The scholar who is before me speaks truly that his grip will put him on the ground or dislocate his left arm. Also I say that if the player removes his left hand from the shoulder of the master, that the master arrives at the third play similarly to how you see it drawn. So that the first play and the second are one single play where the master sends him to the ground on his face, and the third one sends his shoulders to the ground.
The play of the 1st scholar follows seamlessly from the master play of grappling. At the transition point between the two plays, if the opponent feels the pressure on their left arm, they can avoid the arm lock of the 1st scholar by dropping their left elbow and slipping away.
This will cause them to twist slightly clockwise. As the 2nd scholar, you want to take control of this movement and add to it.
Strike your right forearm into your opponents neck and collarbones. It will create a shock, but is not intended as an attack in its own right. With a clockwise twist of your hips, curl your right arm down and carry their head to your right hip.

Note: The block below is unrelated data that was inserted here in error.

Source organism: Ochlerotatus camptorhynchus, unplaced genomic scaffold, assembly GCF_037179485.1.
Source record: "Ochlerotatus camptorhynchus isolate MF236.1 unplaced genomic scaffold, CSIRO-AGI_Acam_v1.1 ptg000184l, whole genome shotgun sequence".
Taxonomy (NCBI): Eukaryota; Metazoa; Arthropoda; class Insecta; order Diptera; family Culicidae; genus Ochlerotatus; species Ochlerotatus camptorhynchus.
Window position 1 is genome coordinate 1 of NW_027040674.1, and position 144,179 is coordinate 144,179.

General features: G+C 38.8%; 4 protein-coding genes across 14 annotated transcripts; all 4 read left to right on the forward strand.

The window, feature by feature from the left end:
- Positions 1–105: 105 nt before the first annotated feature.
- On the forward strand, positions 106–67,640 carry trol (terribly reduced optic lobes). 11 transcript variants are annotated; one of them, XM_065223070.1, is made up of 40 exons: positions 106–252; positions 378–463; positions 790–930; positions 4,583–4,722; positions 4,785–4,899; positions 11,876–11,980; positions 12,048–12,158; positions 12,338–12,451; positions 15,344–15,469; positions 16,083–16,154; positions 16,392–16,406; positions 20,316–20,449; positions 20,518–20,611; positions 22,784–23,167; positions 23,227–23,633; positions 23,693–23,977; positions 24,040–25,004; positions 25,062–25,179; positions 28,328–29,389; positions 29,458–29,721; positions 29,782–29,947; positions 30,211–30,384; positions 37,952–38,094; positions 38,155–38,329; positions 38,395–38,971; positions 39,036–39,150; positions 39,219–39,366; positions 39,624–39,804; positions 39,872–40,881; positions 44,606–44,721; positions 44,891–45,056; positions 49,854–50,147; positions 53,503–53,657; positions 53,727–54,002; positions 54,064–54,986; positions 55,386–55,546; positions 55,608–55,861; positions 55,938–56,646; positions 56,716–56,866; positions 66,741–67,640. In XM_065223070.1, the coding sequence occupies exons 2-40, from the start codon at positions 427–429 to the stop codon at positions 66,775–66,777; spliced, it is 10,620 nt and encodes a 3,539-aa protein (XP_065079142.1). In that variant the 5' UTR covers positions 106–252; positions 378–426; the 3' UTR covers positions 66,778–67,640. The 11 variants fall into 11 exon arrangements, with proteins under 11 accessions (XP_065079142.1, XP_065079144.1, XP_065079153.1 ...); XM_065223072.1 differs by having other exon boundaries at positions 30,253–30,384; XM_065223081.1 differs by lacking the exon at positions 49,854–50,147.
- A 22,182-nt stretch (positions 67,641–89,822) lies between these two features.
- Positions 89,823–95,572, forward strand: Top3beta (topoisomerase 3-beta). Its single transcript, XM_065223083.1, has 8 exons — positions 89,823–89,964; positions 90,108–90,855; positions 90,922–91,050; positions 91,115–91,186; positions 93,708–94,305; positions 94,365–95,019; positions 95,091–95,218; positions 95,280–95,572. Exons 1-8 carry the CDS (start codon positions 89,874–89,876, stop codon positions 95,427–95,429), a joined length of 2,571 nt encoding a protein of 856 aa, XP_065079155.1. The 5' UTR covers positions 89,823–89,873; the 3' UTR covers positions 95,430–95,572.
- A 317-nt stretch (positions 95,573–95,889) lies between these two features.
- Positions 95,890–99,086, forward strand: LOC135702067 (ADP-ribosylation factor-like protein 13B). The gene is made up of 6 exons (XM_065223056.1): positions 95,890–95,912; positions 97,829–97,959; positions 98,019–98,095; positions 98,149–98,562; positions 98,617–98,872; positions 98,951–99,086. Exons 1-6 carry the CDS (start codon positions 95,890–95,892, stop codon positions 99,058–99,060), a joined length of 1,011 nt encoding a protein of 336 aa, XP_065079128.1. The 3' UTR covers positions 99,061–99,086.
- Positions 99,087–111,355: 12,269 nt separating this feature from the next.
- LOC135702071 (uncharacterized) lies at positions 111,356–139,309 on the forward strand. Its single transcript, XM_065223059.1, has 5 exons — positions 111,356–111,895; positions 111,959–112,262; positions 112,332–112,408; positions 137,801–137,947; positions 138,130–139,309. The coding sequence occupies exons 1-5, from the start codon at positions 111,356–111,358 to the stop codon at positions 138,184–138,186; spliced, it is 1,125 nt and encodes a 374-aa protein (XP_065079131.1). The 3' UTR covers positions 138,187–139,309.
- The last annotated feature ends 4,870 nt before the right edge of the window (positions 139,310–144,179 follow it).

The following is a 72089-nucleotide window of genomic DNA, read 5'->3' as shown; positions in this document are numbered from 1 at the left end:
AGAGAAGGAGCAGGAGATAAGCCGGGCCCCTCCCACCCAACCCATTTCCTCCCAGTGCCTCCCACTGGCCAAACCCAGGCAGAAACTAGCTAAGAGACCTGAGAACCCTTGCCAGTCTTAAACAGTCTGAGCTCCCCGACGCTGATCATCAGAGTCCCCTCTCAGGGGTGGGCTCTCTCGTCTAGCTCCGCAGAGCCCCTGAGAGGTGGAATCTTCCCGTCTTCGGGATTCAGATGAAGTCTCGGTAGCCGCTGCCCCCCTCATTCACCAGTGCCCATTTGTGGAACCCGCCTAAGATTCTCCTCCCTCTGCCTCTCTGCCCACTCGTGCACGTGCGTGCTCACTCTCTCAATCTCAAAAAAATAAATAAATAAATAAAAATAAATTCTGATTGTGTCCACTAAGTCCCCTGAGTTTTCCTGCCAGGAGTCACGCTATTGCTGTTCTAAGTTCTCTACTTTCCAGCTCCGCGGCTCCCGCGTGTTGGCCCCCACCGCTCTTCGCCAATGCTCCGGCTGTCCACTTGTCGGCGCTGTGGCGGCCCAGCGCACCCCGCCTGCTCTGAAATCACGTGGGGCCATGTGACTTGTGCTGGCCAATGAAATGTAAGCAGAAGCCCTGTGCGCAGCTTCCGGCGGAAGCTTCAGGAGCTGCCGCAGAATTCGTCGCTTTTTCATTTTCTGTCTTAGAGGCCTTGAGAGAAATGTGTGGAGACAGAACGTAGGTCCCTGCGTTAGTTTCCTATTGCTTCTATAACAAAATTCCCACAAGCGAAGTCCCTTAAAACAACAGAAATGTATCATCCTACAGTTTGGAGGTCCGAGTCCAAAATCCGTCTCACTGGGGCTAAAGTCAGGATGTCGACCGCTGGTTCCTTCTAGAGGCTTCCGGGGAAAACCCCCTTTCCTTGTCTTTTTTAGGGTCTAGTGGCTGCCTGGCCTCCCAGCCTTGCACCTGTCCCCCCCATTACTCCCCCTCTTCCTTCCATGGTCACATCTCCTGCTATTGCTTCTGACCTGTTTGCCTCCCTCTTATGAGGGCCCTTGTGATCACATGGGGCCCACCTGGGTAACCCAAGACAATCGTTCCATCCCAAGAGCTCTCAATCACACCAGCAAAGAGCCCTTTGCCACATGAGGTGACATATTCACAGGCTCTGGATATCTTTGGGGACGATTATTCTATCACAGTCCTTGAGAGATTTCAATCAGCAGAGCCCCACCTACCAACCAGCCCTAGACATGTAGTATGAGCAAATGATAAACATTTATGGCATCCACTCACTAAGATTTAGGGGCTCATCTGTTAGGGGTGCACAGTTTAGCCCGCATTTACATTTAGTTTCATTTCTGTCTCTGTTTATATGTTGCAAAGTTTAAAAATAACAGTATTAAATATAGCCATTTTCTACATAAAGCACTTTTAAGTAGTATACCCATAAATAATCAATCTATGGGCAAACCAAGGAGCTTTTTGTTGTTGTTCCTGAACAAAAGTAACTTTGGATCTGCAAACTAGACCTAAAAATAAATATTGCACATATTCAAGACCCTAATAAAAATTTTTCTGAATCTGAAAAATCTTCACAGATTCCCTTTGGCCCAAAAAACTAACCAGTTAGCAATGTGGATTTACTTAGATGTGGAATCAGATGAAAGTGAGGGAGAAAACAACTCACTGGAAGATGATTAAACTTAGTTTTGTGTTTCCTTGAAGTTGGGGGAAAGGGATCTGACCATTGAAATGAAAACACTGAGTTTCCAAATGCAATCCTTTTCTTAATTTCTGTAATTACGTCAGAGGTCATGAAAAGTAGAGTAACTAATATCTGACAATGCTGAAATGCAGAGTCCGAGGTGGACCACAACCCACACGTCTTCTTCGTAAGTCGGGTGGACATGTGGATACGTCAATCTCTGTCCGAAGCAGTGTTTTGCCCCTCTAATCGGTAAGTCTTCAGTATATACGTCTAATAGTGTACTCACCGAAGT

Once your opponent is unbalanced, scoop your left hand under their knee. They must already be destabilised before you try this. If you go to scoop too early, not only will it be unsuccessful, but you will lose the advantage and be exposed to a counter throw.
With correct timing and having successfully caught the knee, lift it right up and step through. You will be left standing in Posta Dente di Zenghiaro with your left foot forward. Your opponent will be lying on their back to your right hand side. Be sure to strike them hard before they have the opportunity to recover.